The road marches on to the court of the chief priest. There Peter is the first to speak and the first to reveal what a coward and a denier we all are. Three times, “I do not know Him!” The eyes of the Lord pierce his sinful heart. Jesus knows our denying and cowardly hearts too. He knows the truth about us; He knows our denials better than we do. And for us he is denied so that in his death, the Father will never deny you.
            Are we there yet? Getting closer.

            Then the road takes a detour to Herod’s palace. Herod, the man who would be King of the Jews at any cost including the lives of those around me. He wants to be entertained by Jesus. He is mocked and ridiculed and sent Him back to Pilate dressed in royal robes of purple.

             The sinless becomes the sinner so that the sinner is forgiven. Behold the happy exchange that brings you life. He gives you double remission for all your sins.  “Rejoice greatly, O daughter of Zion. Behold your king comes to you, righteous and having salvation: a crown of thorns, a robe of suffering, a reed of weakness; His enthronement on the cross for you, his rebellious subjects, awaits.
            His sorrow, his grief, his suffering – it’s all so exhausting. Overwhelming.  You’ve probably all felt that way at some point too.  “I’ve no more tears to cry"...pull the blankets over your head..."do I have to get up today? I give up; I can’t go one step farther. I’m exhausted.  
            Are we there yet?    I know you’re tired. We’re almost there.

            That’s why Jesus goes on this journey. He goes for you. He knows that you can’t take one step in the right direction, let alone enough to save yourself. He knows what you need: someone to carry you – not part of the way - but all the way home.               
            For you who are exhausted by grief and sorrow; Jesus carries every last one of them to the cross. His tears are yours. His sorrows are yours. He sheds them for you.           
            For you who are overwhelmed and weighed down by sin and death; Jesus allows death and sin to overtake and overwhelm him. The wood upon which Jesus is set adrift under the storming wrath of God, He fashions into an ark of salvation.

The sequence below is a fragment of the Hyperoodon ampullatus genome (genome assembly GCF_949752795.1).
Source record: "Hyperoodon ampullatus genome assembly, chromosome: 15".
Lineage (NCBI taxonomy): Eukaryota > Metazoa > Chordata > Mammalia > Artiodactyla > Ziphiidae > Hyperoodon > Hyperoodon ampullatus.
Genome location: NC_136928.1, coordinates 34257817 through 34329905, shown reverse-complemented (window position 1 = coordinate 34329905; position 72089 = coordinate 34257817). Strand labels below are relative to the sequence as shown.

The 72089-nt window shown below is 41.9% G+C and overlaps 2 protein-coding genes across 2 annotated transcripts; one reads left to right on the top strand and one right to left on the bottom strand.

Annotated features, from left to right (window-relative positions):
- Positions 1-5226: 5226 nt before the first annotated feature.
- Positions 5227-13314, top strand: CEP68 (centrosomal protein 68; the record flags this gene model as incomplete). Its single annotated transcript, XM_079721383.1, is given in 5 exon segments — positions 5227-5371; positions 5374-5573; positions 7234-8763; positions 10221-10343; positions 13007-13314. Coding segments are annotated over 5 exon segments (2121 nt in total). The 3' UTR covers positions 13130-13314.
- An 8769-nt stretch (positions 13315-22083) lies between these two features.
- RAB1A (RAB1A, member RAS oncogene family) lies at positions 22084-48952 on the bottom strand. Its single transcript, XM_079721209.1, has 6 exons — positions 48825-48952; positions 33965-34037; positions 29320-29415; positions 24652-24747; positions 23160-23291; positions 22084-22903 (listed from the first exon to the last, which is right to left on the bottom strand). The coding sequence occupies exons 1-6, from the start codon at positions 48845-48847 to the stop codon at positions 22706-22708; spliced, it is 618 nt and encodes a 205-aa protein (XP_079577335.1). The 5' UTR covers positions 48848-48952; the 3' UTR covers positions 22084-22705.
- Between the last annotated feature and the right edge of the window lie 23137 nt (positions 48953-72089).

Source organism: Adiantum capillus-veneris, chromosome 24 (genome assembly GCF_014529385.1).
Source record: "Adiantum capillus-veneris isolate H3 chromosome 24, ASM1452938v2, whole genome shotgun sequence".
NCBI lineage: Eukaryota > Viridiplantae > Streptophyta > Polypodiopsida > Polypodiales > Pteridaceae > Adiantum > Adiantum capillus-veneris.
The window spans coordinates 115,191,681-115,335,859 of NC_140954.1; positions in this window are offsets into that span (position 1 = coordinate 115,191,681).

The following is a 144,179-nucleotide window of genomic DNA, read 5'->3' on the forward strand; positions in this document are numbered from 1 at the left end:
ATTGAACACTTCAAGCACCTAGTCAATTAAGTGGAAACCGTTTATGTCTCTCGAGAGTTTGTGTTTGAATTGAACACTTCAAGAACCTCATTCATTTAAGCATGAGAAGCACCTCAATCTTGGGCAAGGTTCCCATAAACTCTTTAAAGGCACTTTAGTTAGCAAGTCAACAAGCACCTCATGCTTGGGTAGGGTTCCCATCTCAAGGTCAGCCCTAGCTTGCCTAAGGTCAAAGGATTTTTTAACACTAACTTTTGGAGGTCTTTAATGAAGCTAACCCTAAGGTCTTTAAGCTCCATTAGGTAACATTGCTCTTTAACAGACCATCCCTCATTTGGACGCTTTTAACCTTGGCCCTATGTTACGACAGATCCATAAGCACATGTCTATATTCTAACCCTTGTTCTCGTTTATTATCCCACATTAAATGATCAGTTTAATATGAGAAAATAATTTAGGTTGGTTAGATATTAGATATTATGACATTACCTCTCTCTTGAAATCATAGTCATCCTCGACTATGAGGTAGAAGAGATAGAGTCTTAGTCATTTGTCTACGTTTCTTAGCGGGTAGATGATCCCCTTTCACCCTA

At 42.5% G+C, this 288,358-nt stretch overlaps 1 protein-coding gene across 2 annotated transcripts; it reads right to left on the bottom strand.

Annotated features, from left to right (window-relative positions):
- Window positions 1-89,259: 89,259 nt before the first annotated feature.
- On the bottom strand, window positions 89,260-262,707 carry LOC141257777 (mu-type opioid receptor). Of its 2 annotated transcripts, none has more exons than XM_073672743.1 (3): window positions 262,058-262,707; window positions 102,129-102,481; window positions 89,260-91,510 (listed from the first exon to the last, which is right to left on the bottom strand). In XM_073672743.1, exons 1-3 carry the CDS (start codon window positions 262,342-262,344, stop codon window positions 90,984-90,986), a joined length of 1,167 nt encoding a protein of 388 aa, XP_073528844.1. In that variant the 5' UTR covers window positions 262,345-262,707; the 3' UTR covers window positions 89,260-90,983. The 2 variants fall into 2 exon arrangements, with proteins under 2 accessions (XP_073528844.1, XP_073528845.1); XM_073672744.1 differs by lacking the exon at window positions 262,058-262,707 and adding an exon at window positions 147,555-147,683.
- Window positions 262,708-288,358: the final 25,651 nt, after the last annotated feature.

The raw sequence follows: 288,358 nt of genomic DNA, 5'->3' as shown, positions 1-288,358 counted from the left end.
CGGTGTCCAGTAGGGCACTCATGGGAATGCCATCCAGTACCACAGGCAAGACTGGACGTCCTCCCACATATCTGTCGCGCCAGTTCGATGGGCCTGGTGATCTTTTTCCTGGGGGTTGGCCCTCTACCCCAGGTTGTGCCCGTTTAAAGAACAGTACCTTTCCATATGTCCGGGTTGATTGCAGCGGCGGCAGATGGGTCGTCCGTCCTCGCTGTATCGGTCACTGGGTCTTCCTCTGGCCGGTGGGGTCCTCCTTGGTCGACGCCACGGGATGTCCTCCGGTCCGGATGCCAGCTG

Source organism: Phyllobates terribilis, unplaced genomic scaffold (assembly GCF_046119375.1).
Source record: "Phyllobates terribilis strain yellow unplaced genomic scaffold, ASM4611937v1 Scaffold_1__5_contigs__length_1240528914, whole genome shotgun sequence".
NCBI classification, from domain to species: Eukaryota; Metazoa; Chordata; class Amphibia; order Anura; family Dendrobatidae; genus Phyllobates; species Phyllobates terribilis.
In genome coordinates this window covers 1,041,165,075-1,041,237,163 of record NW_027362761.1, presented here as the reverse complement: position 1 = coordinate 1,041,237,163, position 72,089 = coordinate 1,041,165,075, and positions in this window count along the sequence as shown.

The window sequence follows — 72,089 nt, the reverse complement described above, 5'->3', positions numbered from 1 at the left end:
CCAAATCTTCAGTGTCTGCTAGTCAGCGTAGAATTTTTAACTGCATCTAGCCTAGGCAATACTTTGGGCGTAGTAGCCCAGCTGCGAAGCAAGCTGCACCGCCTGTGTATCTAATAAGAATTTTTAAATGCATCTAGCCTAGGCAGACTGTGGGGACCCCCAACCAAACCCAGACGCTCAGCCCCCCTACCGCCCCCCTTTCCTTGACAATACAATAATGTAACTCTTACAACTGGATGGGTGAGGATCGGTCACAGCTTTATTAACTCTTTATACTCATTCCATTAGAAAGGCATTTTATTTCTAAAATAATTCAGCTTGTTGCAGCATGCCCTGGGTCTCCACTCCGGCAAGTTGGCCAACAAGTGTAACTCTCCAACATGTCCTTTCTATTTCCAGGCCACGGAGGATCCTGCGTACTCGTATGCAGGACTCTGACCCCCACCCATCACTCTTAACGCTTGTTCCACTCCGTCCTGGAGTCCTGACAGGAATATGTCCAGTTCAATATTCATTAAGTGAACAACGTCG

For you who are brokenhearted from life in this world; Jesus comes to bind your wounds in his. All of your sorrow, sin and death. All of your fear, anxiety and weariness. All the questions we can’t answer and problems we can’t solve are finally and ultimately answered once and for all on the cross Christ Crucified.

            Thankfully, you don’t have to go on a pilgrimage to the Holy Land in order to get closer to God or to have some kind of religious experience. Jesus commands no such thing. If you set out to find Jesus on your own you’ll never find him that way. No. Jesus comes to rescue you. He sends His Holy Spirit to prepare you for a weekly pilgrimage here to the one place where heaven comes to earth. The one place where Jesus promises to live and dwell among his pilgrim church on earth; here we road-weary, sinners of this world find rest. Peace. Forgiveness. In Holy Week (as in every week), Jesus delivers his life, his forgiveness, the fruits of his cross and passion to you, for you and with you.

            Don’t starve yourself on this Lenten journey or the rest of your pilgrim life. For we’re impoverished if we don’t avail ourselves of the gifts of Holy Week, or any other week too. You can look at pictures of faraway places, and you can read books about it, but there’s nothing quite like being there. Holy Week is a kind of “being there,” for the Christian church, walking the road of sorrows and shame that leads to the one death that conquers Death for us all.
            Today the palms are behind you. The cross is before you. And Jesus is with you along the way.
                Are we there yet? No. Not yet, but very soon.

In the Name of the Father and of the + Son and of the Holy Spirit. Amen.

No comments:

Post a Comment